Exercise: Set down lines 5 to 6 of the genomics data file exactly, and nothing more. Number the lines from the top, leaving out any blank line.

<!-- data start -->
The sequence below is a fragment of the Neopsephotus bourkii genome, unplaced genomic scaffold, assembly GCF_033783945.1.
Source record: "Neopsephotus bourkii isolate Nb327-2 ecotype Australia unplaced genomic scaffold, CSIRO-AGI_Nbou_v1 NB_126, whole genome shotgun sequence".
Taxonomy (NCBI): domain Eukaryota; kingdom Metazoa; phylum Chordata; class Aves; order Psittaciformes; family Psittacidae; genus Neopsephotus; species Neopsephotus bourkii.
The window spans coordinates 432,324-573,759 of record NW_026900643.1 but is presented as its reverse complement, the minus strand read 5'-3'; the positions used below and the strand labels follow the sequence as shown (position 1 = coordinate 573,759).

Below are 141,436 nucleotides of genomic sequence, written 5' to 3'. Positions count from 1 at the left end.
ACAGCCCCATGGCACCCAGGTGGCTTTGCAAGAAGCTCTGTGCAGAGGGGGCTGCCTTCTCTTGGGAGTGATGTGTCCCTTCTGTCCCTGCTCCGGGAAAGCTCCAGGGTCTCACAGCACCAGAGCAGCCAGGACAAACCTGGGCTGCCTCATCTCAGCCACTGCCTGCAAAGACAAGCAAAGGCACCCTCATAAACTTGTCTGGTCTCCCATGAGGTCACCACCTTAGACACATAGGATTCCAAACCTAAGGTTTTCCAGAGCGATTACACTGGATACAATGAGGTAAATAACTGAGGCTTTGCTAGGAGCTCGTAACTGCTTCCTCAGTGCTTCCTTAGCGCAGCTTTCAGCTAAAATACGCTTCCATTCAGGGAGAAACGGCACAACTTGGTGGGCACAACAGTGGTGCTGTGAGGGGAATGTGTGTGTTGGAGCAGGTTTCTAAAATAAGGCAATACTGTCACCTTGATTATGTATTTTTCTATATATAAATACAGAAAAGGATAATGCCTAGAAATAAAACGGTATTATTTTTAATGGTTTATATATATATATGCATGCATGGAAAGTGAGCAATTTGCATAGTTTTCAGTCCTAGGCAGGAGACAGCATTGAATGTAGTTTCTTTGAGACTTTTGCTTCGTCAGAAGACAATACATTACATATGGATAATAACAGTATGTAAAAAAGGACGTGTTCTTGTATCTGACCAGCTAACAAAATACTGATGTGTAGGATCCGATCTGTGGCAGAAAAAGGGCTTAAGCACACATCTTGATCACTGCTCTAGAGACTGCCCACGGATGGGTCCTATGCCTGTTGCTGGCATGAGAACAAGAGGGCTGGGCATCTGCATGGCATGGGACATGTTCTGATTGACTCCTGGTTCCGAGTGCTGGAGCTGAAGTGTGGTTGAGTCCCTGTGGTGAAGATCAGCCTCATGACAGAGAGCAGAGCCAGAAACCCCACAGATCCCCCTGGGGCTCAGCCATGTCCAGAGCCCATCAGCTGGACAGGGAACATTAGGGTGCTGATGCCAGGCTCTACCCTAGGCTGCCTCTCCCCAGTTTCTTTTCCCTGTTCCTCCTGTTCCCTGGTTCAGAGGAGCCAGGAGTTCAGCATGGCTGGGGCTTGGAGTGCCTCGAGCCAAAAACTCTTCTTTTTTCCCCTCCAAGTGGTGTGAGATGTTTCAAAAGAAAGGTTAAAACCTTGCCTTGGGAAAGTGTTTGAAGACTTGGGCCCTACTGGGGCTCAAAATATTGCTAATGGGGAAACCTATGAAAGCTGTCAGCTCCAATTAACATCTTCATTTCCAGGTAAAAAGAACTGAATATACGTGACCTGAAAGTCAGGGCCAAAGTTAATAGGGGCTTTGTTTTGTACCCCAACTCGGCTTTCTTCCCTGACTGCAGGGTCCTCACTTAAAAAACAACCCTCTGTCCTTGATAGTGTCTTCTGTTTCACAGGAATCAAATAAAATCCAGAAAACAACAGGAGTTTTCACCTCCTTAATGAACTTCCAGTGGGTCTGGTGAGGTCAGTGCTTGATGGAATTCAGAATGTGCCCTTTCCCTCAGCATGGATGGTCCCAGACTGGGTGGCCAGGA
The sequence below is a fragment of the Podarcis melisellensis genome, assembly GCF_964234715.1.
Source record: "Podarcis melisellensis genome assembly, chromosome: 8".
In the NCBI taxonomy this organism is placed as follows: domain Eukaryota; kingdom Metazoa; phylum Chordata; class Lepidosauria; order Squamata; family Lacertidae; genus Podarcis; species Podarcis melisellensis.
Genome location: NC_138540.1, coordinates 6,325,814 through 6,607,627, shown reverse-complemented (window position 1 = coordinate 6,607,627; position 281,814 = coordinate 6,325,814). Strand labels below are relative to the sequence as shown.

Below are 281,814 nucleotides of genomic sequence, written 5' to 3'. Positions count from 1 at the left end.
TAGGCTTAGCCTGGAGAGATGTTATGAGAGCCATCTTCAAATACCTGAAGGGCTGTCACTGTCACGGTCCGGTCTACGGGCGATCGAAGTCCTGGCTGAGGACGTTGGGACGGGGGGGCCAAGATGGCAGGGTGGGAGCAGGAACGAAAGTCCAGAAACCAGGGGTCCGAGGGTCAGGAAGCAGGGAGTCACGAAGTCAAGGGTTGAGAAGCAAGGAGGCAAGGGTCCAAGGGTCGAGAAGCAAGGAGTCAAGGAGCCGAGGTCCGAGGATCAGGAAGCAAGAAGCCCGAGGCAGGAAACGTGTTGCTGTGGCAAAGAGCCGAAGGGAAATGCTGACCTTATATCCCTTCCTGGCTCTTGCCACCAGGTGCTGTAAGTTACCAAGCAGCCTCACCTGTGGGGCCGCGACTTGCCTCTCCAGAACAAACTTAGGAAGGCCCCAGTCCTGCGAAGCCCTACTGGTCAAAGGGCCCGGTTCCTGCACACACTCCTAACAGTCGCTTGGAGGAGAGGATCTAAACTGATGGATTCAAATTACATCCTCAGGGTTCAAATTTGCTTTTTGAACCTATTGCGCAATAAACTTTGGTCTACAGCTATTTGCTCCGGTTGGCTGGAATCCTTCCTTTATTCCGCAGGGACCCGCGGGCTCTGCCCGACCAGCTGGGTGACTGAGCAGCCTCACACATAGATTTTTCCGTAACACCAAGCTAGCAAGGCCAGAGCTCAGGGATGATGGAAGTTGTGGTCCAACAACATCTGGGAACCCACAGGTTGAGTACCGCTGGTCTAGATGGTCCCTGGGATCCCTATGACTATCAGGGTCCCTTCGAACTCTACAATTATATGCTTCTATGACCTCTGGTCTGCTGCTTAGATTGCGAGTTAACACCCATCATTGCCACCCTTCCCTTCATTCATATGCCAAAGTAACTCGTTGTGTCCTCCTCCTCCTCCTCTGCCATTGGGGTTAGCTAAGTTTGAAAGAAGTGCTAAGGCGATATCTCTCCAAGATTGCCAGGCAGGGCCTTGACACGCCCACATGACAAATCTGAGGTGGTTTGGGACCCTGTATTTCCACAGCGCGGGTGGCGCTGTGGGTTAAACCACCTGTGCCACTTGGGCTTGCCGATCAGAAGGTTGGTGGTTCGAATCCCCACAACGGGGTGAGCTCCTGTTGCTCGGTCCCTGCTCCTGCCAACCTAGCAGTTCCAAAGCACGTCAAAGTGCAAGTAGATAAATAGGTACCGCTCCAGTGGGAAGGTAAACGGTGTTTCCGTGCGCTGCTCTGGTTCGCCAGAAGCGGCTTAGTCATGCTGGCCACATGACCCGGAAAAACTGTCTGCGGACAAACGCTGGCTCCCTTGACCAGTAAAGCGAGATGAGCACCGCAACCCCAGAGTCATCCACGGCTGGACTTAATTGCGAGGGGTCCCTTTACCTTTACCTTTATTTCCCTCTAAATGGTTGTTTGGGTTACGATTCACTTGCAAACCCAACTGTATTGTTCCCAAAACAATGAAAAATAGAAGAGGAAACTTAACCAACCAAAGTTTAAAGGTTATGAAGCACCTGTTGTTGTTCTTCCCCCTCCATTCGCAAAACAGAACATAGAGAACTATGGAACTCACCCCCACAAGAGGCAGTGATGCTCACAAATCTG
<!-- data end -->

Below are 141,436 nucleotides of genomic sequence, written 5' to 3'. Positions count from 1 at the left end.
ACAGCCCCATGGCACCCAGGTGGCTTTGCAAGAAGCTCTGTGCAGAGGGGGCTGCCTTCTCTTGGGAGTGATGTGTCCCTTCTGTCCCTGCTCCGGGAAAGCTCCAGGGTCTCACAGCACCAGAGCAGCCAGGACAAACCTGGGCTGCCTCATCTCAGCCACTGCCTGCAAAGACAAGCAAAGGCACCCTCATAAACTTGTCTGGTCTCCCATGAGGTCACCACCTTAGACACATAGGATTCCAAACCTAAGGTTTTCCAGAGCGATTACACTGGATACAATGAGGTAAATAACTGAGGCTTTGCTAGGAGCTCGTAACTGCTTCCTCAGTGCTTCCTTAGCGCAGCTTTCAGCTAAAATACGCTTCCATTCAGGGAGAAACGGCACAACTTGGTGGGCACAACAGTGGTGCTGTGAGGGGAATGTGTGTGTTGGAGCAGGTTTCTAAAATAAGGCAATACTGTCACCTTGATTATGTATTTTTCTATATATAAATACAGAAAAGGATAATGCCTAGAAATAAAACGGTATTATTTTTAATGGTTTATATATATATATGCATGCATGGAAAGTGAGCAATTTGCATAGTTTTCAGTCCTAGGCAGGAGACAGCATTGAATGTAGTTTCTTTGAGACTTTTGCTTCGTCAGAAGACAATACATTACATATGGATAATAACAGTATGTAAAAAAGGACGTGTTCTTGTATCTGACCAGCTAACAAAATACTGATGTGTAGGATCCGATCTGTGGCAGAAAAAGGGCTTAAGCACACATCTTGATCACTGCTCTAGAGACTGCCCACGGATGGGTCCTATGCCTGTTGCTGGCATGAGAACAAGAGGGCTGGGCATCTGCATGGCATGGGACATGTTCTGATTGACTCCTGGTTCCGAGTGCTGGAGCTGAAGTGTGGTTGAGTCCCTGTGGTGAAGATCAGCCTCATGACAGAGAGCAGAGCCAGAAACCCCACAGATCCCCCTGGGGCTCAGCCATGTCCAGAGCCCATCAGCTGGACAGGGAACATTAGGGTGCTGATGCCAGGCTCTACCCTAGGCTGCCTCTCCCCAGTTTCTTTTCCCTGTTCCTCCTGTTCCCTGGTTCAGAGGAGCCAGGAGTTCAGCATGGCTGGGGCTTGGAGTGCCTCGAGCCAAAAACTCTTCTTTTTTCCCCTCCAAGTGGTGTGAGATGTTTCAAAAGAAAGGTTAAAACCTTGCCTTGGGAAAGTGTTTGAAGACTTGGGCCCTACTGGGGCTCAAAATATTGCTAATGGGGAAACCTATGAAAGCTGTCAGCTCCAATTAACATCTTCATTTCCAGGTAAAAAGAACTGAATATACGTGACCTGAAAGTCAGGGCCAAAGTTAATAGGGGCTTTGTTTTGTACCCCAACTCGGCTTTCTTCCCTGACTGCAGGGTCCTCACTTAAAAAACAACCCTCTGTCCTTGATAGTGTCTTCTGTTTCACAGGAATCAAATAAAATCCAGAAAACAACAGGAGTTTTCACCTCCTTAATGAACTTCCAGTGGGTCTGGTGAGGTCAGTGCTTGATGGAATTCAGAATGTGCCCTTTCCCTCAGCATGGATGGTCCCAGACTGGGTGGCCAGGA